The African Union executive council is meeting in the Nigerian capital to take stock of progress made in the fight against HIV/AIDS, tuberculosis and malaria.
The conference, which opened in Abuja on Friday, will also address challenges encountered in the campaign against the three diseases.
"It is timely that we review the implementation of the various declarations and plans of action adopted in the course of the last decade," Ethiopia's Foreign Minister Tedros Ghebreyesus told the conference, according to the African Union's website.
Ghebreyesus said Ethiopia was proposing to establish an "African Centre for Diseases Control and Prevention (African–CDC) or Health Commission for Africa under the umbrella of the African Union".
The centre, he said, will help carry out research and deal with major health problems on the African continent.
"Our achievement is indeed the result of strong country ownership and leadership, active community involvement, improved health system and unprecedented global support in creating access to and delivery of life saving services," he said.
Nurudeen Mohammed, Nigeria's foreign minister, said: "Today we have begun to write the final chapter of the history of Malaria. We have raised the hopes and expectations of our people - we must not let them down."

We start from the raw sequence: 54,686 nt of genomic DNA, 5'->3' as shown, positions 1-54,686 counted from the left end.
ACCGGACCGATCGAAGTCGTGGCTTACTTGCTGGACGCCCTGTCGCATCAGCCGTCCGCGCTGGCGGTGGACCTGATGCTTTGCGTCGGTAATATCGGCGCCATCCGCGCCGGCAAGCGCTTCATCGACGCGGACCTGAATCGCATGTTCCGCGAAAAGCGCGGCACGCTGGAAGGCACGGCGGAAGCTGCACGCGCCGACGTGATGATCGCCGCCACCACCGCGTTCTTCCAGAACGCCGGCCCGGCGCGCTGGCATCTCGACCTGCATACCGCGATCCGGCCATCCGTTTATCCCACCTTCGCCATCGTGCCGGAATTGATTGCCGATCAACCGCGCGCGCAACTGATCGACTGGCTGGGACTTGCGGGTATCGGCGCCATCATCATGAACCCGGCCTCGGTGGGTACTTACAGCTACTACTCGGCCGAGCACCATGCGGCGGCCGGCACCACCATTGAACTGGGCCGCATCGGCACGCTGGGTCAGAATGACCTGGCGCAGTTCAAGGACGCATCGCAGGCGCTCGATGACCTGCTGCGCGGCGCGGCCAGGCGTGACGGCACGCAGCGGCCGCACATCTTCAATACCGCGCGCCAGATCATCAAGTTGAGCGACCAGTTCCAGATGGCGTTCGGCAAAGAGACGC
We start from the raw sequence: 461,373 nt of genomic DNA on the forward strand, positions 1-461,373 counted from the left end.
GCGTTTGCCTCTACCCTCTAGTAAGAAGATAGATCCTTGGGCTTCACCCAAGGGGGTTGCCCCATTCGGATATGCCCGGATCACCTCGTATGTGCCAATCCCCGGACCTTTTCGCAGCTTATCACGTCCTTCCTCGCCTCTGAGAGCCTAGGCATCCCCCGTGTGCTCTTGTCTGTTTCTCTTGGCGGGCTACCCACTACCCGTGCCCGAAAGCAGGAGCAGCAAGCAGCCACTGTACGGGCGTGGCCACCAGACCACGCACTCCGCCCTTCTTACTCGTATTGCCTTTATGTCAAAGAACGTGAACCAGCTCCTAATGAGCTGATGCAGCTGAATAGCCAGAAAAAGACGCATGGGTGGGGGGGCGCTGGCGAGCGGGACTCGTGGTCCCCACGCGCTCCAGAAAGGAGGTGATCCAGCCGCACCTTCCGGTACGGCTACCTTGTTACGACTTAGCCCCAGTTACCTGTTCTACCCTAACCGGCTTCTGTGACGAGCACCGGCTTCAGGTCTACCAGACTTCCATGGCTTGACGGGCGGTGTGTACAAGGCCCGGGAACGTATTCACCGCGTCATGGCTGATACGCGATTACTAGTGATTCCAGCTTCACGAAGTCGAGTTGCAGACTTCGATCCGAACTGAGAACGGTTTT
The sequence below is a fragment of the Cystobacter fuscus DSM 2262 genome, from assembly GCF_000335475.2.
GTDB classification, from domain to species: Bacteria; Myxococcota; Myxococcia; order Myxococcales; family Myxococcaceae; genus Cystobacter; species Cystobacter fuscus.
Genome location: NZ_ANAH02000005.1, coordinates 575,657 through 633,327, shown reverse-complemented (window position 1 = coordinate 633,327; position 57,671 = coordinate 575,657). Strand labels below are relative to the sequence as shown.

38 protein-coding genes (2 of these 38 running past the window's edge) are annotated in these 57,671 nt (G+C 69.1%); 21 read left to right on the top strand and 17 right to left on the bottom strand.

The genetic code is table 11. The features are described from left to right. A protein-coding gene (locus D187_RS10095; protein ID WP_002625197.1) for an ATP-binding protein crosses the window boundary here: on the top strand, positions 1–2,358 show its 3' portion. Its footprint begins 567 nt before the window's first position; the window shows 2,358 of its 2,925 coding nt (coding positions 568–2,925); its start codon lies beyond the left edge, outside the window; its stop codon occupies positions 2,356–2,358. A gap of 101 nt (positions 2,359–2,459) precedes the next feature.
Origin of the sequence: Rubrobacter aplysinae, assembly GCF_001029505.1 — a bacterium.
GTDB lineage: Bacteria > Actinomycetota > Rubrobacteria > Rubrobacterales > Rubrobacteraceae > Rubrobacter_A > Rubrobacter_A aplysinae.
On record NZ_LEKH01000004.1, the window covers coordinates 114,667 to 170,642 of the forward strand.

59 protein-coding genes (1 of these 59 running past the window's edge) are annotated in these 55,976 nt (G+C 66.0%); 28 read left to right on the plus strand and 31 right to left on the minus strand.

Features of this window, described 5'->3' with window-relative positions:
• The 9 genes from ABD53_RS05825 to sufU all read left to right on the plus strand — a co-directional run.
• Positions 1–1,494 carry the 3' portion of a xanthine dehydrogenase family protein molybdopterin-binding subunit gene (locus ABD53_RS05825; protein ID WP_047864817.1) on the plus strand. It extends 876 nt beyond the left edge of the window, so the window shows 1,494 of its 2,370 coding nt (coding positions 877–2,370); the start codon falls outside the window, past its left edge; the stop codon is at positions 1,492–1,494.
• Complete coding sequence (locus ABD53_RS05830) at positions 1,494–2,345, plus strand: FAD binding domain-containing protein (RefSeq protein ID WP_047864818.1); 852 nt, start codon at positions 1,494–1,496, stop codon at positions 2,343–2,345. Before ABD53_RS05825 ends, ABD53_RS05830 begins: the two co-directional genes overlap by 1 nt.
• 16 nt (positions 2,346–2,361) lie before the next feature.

He added: "We cannot afford to let down. May malaria be rolled out and development rolled in all African countries."
Al Jazeera's Azad Essa, reporting from Zambia, which has made progress in combating AIDS, tuberculosis and malaria, said: "African governments are being urged to dedicate more expenditure on health across the continent and though [AU] member states have previously committed to 15% of their budgets on health, only six countries on the continent have been able to implement this.
"Despite the purported efforts of the AU, most member states are lagging behind most goals, not least of which are the MDGs [Millennium Development Goals] which seek to reduce new HIV infections and malaria mortality by at least 50% by 2015."
The summit will "adopt a set of actions to enhance the continent's response and efforts towards reversing the impact of these diseases by ensuring universal access to services and strengthened health systems", the AU said in a statement.
AIDS, tuberculosis and malaria are some of the major diseases afflicting the continent. Although health experts have focused attention on AIDS, malaria remains one of the major killer diseases in Africa.
Victims are mainly pregnant women and children because of their vulnerability.
The World Health Organisation's malaria report for 2012 said the disease was concentrated in 14 endemic countries, which accounted for an estimated 80% of malaria deaths.
It said the Democratic Republic of Congo (DRC) and Nigeria were the most affected countries in sub-Saharan Africa.
An estimated $5.1bn is needed every year between 2011 and 2020 to achieve universal access to malaria interventions in the 99 countries with on-going malaria transmission, the report added.